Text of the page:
Police are investigating what appears to be an anti-Semitic assault on a Jewish family who was spending a day out in St Albans on Sunday.
The victim, Michael, 30, was out with his two children, aged one and three, his wife, brother and sister-in-law and their one-year-old baby when the stranger approached.
The man walked past and “shoved the pram rather aggressively with the infant in it”.
When the shocked family demanded why, the man simply said it was because they were “dirty Jews”.
“At that point I took out my phone and started filming and asked him to repeat it, which he did,” Michael told The Independent.
The man, who appears to be in his 20s and is wearing an orange T-shirt and orange trousers, then repeats the slur and tries to knock Michael’s phone out of his hand.
While one of Michael’s relatives can be heard telling their young child not to “listen to this nasty man” the stranger then kicks an advertising hoarding on the street towards them before walking away.
“It was a bit of a shock [and] completely unprovoked,” Michael said. “It was very upsetting and very distressing.
“Obviously this comes at a time of rising antisemitism in the UK. It’s very uncomfortable.”
The family are “clearly identifiable” as Jewish because Michael wears the kippah skull cap, he explained, as do his brother-in-law and his father-in-law.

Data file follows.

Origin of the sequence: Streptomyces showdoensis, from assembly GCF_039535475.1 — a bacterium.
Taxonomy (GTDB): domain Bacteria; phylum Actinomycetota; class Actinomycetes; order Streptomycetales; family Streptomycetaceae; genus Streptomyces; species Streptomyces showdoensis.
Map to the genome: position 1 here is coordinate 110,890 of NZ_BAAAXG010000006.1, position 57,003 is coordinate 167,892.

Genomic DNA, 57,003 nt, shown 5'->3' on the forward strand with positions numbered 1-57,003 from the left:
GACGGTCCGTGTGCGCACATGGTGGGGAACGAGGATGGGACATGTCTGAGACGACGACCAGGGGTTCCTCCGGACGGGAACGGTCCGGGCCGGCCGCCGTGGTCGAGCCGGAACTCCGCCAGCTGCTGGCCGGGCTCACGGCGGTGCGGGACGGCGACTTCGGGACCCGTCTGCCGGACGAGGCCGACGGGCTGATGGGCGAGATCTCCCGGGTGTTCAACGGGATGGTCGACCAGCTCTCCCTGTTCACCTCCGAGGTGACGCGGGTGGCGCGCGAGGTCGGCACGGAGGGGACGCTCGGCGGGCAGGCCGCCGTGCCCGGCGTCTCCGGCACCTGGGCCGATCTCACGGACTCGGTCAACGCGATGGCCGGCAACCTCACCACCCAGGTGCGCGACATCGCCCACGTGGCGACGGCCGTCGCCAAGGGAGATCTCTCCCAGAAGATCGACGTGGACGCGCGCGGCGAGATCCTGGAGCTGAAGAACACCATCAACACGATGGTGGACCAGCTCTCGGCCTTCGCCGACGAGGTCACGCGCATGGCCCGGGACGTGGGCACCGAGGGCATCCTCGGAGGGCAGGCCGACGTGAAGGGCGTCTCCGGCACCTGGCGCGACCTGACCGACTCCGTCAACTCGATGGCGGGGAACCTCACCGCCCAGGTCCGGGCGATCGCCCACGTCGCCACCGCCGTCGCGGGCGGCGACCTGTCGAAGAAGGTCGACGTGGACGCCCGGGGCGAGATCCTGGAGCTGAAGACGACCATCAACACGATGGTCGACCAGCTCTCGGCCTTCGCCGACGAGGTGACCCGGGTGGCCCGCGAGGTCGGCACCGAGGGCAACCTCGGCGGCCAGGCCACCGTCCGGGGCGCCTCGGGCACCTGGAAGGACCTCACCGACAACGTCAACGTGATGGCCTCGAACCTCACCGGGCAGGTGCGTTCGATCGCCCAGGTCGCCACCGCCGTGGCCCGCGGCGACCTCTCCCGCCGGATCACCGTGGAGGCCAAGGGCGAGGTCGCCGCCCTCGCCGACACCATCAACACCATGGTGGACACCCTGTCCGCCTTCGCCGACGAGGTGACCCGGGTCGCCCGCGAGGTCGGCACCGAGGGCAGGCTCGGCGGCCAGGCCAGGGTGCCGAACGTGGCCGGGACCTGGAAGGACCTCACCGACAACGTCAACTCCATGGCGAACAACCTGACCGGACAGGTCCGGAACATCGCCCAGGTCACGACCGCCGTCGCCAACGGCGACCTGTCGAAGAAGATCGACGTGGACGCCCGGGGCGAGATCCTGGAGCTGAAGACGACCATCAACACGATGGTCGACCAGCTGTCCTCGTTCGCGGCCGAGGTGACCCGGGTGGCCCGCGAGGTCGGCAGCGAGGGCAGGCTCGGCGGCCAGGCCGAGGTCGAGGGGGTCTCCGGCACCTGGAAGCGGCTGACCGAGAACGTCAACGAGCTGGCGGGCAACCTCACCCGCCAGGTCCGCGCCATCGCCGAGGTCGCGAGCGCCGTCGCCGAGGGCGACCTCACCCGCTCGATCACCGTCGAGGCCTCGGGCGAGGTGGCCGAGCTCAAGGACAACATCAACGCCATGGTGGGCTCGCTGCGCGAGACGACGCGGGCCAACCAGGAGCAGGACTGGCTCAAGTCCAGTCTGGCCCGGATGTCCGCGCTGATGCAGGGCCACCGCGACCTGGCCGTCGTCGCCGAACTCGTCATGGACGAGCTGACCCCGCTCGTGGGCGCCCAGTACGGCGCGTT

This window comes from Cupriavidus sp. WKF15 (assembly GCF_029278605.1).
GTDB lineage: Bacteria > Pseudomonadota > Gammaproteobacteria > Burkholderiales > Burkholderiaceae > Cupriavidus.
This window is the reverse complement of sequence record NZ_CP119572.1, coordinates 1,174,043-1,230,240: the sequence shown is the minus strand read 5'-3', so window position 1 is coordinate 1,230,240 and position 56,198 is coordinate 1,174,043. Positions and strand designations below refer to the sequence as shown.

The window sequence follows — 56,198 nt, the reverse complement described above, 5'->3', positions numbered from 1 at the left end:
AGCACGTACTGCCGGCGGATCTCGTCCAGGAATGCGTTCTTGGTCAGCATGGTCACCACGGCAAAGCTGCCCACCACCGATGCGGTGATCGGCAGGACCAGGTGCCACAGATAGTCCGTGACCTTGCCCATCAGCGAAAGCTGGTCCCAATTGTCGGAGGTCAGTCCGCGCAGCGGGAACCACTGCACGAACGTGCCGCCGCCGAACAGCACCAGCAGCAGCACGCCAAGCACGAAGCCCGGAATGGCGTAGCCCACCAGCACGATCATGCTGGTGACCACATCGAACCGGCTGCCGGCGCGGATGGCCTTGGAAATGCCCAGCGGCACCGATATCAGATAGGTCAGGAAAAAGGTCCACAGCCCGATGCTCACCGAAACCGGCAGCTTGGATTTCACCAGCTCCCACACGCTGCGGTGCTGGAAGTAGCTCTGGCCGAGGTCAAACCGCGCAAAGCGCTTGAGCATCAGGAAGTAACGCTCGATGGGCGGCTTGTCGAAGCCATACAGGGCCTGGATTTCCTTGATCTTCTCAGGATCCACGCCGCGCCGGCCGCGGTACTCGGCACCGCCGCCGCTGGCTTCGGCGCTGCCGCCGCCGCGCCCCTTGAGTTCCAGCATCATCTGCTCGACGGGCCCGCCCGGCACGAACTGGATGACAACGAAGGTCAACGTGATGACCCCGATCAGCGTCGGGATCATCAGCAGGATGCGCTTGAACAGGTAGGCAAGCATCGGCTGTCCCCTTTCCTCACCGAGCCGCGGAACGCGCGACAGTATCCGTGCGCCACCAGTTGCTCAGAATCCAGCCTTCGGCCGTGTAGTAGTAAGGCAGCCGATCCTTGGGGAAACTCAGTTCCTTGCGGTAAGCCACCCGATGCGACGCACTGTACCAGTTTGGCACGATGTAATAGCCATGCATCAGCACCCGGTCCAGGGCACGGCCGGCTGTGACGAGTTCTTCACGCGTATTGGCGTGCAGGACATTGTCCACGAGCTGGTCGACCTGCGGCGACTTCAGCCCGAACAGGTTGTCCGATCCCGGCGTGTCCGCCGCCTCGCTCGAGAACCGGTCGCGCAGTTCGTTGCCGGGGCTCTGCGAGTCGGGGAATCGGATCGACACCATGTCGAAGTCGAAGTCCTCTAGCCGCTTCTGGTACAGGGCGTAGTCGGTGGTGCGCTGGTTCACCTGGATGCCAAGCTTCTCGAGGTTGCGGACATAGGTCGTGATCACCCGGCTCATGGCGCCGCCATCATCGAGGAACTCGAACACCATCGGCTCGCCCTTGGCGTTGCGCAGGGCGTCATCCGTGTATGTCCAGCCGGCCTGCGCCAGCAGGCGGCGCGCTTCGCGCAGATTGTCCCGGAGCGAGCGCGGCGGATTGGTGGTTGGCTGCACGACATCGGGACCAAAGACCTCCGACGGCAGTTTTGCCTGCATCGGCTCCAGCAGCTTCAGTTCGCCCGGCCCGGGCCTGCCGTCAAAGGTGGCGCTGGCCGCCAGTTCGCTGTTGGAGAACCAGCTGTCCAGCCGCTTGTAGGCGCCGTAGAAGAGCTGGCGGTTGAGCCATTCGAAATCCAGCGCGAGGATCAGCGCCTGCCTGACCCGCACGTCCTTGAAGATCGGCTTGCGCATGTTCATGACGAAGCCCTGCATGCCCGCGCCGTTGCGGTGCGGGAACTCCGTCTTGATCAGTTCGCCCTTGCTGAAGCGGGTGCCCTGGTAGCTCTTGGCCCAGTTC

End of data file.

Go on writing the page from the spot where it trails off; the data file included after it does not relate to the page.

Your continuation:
The Londoner said he was worried during the brief altercation the man might be carrying a weapon or try to attack one of the children.
Even after he had walked away Michael said he felt uneasy. “I was on the lookout because we were sitting ducks, trying to be aware of our surroundings.”
He has reported the attack to Hertfordshire Constabulary. A spokeswoman for the force confirmed officers were investigating a “racially aggravated assault”.
Michael said he was keen to identify the man in orange and asked anyone who recognised him to come forward.
“Officers are investigating and any witnesses, or anyone with information, should contact Hertfordshire Constabulary on the non-emergency number 101, quoting crime reference 41/70651/19,” the police spokeswoman added.
“Victims of hate crime can be reassured that they will be taken seriously and treated with sensitivity.”